Board games, bad guys, and big booms

This year’s crop of summer blockbusters promises buns of steel and dialogue of wood.

Board games, bad guys, and big booms

Getty Images; AP; Universal Pictures; Photo Illustration by Taylor Shute

Like most young boys and all manufacturers of ibuprofen, I love summer movies. I love the one-dimensional characters and the two-breasted ladies. I love the catchphrases, the explosions and the catchphrases about people dying in explosions (“Don’t worry, baby—he had a blast”).

Here’s a preview of some of the big titles coming our way during the summer of 2012:

Battleship (May 18): At first it sounded kind of goofy to make a movie based on a Hasbro game—but now I’m totally psyched for the big-screen version of Boggle, starring Bruce Willis as a wisecracking consonant. And who doesn’t look forward to the inevitable blockbuster based on Monopoly? Can’t you see Russell Brand killing it as the Thimble? Heavens, we’ve never seen his cheeky kind here at Marvin Gardens!

Men in Black 3 (May 25): Will Smith stars as the Will Smith character who says, “Aw, hell no,” and other things that Will Smith always says.

Snow White and the Huntsman (June 1): Don’t get me wrong: it’s great that Jon Huntsman found work. But if you’re going to go with a failed Republican presidential candidate, why not Snow White and the Gingrich? The title gives off that lucrative Dr. Seuss vibe. Plus, imagine the epic climactic showdown . . . inside Newt’s moon colony!

Rock of Ages

(June 15): This Tom Cruise movie is inspired by a Broadway jukebox musical, which itself was inspired by a number of 1980s rock hits, which themselves were inspired by the performers’ dire need for cocaine money. Also, there is a monkey in it. Basically, Rock of Ages is one of those movies that sounds like a disaster until you see the trailer, at which point it begins to look like a disaster.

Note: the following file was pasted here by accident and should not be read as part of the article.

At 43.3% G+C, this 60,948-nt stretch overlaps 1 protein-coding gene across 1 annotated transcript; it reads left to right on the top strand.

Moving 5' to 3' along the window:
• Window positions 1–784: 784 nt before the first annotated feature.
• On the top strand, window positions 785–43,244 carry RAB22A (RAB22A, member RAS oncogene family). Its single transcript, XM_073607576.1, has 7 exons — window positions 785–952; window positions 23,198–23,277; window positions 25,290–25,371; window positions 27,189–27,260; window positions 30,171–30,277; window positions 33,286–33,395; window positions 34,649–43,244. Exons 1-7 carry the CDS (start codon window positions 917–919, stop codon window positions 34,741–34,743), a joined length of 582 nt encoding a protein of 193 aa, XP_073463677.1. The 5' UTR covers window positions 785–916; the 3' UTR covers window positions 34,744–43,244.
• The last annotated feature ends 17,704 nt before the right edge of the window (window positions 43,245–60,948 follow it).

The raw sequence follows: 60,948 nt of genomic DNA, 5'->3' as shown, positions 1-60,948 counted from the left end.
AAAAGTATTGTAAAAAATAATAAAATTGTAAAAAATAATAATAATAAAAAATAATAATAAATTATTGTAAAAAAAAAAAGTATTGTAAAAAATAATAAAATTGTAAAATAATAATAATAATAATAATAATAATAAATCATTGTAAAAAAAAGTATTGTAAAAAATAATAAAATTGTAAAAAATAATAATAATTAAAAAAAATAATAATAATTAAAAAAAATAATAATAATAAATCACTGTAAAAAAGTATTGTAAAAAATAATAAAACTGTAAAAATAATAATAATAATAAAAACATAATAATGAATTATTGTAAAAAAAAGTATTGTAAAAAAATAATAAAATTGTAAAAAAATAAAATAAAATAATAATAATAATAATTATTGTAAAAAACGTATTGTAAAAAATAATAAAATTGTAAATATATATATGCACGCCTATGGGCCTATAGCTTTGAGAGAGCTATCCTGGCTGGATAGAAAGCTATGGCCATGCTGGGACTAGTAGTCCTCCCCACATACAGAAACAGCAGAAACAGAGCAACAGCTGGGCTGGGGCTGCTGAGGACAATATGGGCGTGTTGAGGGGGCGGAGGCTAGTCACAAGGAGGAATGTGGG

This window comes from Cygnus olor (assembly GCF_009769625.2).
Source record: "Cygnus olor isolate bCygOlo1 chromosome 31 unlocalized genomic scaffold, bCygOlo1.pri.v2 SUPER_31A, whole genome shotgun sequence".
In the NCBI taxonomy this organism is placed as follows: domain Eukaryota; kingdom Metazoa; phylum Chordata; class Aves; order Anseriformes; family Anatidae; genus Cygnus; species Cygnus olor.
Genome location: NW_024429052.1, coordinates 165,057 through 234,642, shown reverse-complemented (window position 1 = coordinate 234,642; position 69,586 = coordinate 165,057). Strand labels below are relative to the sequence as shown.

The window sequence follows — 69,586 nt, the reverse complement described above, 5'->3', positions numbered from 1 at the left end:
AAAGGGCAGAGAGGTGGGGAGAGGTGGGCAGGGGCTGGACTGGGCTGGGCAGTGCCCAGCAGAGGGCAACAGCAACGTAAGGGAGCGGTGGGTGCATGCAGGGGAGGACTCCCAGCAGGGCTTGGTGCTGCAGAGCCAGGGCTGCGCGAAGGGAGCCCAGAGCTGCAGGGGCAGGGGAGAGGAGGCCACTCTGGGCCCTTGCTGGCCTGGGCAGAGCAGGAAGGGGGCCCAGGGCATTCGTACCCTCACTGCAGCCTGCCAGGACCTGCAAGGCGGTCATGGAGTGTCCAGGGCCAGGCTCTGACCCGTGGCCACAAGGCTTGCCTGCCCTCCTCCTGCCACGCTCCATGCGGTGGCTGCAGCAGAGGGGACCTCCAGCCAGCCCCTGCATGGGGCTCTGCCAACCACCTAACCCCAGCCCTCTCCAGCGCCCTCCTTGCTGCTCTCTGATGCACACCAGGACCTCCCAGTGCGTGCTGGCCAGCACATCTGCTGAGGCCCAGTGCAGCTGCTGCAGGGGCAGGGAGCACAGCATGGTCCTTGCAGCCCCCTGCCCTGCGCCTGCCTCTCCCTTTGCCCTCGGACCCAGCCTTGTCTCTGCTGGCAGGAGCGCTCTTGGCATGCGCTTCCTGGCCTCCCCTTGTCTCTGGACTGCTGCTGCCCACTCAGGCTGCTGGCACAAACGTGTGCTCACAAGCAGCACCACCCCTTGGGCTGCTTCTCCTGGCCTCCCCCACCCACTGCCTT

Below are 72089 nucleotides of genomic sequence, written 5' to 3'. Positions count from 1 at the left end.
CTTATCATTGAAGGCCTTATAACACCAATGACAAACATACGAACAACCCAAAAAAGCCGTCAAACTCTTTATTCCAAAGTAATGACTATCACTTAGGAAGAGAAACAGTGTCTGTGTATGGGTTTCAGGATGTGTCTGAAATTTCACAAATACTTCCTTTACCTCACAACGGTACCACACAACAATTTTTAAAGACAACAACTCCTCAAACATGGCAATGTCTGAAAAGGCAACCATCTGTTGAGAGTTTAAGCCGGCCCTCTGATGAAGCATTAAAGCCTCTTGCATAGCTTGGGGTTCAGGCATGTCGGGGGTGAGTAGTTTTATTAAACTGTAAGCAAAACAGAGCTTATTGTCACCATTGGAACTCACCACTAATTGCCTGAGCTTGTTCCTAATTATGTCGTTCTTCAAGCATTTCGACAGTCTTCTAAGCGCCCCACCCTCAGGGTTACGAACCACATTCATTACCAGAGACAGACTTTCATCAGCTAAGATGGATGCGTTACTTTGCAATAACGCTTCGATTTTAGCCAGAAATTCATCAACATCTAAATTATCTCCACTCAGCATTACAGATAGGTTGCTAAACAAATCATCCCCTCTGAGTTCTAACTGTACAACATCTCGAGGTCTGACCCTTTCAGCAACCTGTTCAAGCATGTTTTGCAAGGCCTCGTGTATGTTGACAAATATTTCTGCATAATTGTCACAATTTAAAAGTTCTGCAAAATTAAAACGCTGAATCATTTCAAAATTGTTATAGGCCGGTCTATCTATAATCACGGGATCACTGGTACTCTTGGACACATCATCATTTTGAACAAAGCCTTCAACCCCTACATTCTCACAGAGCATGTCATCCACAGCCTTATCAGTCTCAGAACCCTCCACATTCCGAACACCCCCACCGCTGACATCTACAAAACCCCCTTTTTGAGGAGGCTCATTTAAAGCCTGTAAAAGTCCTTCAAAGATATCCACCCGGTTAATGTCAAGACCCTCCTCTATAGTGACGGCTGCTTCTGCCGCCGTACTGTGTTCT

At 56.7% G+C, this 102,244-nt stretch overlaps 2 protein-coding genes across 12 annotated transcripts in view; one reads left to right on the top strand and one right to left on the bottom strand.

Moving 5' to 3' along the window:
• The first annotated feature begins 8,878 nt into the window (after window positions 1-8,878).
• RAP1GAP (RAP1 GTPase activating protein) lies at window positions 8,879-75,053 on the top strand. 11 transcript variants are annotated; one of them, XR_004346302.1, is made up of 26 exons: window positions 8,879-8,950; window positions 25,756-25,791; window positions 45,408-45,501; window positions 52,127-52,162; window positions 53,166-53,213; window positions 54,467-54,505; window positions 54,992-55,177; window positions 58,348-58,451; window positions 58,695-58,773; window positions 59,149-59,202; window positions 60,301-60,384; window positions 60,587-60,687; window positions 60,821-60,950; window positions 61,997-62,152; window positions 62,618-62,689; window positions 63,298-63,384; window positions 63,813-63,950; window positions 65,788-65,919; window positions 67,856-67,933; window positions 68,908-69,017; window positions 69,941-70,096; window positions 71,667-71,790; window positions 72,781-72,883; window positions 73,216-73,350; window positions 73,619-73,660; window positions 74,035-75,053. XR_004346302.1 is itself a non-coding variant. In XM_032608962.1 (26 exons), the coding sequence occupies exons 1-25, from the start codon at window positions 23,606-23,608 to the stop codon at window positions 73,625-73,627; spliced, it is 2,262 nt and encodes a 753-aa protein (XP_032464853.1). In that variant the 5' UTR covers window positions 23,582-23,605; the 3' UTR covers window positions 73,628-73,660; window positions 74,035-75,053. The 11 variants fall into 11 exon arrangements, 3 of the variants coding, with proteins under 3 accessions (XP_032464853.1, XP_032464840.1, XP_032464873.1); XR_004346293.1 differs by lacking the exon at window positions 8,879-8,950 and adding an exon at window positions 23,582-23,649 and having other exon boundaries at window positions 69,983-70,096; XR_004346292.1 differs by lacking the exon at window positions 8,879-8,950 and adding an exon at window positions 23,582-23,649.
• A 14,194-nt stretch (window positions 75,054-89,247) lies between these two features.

Abraham Lincoln Vampire Hunter

(June 22): It’s great that someone is taking literary and historical figures and placing them in books and movies alongside zombies and wraiths and whatnot. It’s a creative idea. President Lincoln taking an axe to vampires who are backing the Confederacy so they can keep feasting on slave blood? Normally I’d be the guy in the seventh row shouting, “Kill the ones from Twilight too, Abe!”

But if we reward this movie with our attendance, we know how Hollywood will respond. Next summer it’ll be George Washington vs. The Cursed Mummies of Ol’ Londontown. And after that we’re just a few short summers from David Spade starring in Jimmy Carter: Werewolf President. Stay away from this one, folks—we just can’t risk it.

G.I. Joe: Retaliation (June 29): First, let’s answer the obvious question: yes, Channing Tatum was constructed in a laboratory of bionics and beefcake to be America’s answer to Jude Law—an actor capable of starring in every movie ever. So far this year he’s been in The Vow and 21 Jump Street. In June he’ll star in Magic Mike, in which—to judge from the trailer—he plays a stripper with a heart of gold, buns of steel and dialogue of wood.

He’s also in this sequel, in which the G.I. Joeys (that’s probably not the right term) are framed as traitors and forced into exile with nothing but their grimaces and one-liners. Of course, if I remember anything about G.I. Joe from my childhood, the joke is on the bad guys because, you know, kung fu grip.

To judge from this movie’s credits, the producers spent most of the budget down at the Cool Nickname Store: Jinx, Flint, Snake Eyes, Roadblock, Tunnel Rat and Mouse. For added measure, the trailer has Welsh actor Jonathan Pryce actually saying the words, “On my orders, the G.I. Joes were terminated with extreme prejudice.” So I guess we can assume Hollywood abducted his wife and children. He said the stupid line, Hollywood—LET HIS FAMILY GO FREE.

The Dark Knight Rises (July 20): Trailer voice guy: “Chris O’Donnell is . . . not in the movie, thank goodness.”

Total Recall (Aug. 3): Sure, it may seem a little early to remake an action movie that most people still remember—but in Hollywood you spin the wheel and you do what the wheel says. By the way, here’s what the wheel says: sequel, sequel, adaptation, sequel, remake, board game, sequel, double sequel, sequel remake, comic book, comic book, entire movie based on one tweet, sequel, sequel, remake, trilogy inspired by a breakfast cereal, sequel.

Follow Scott Feschuk on Twitter @scottfeschuk

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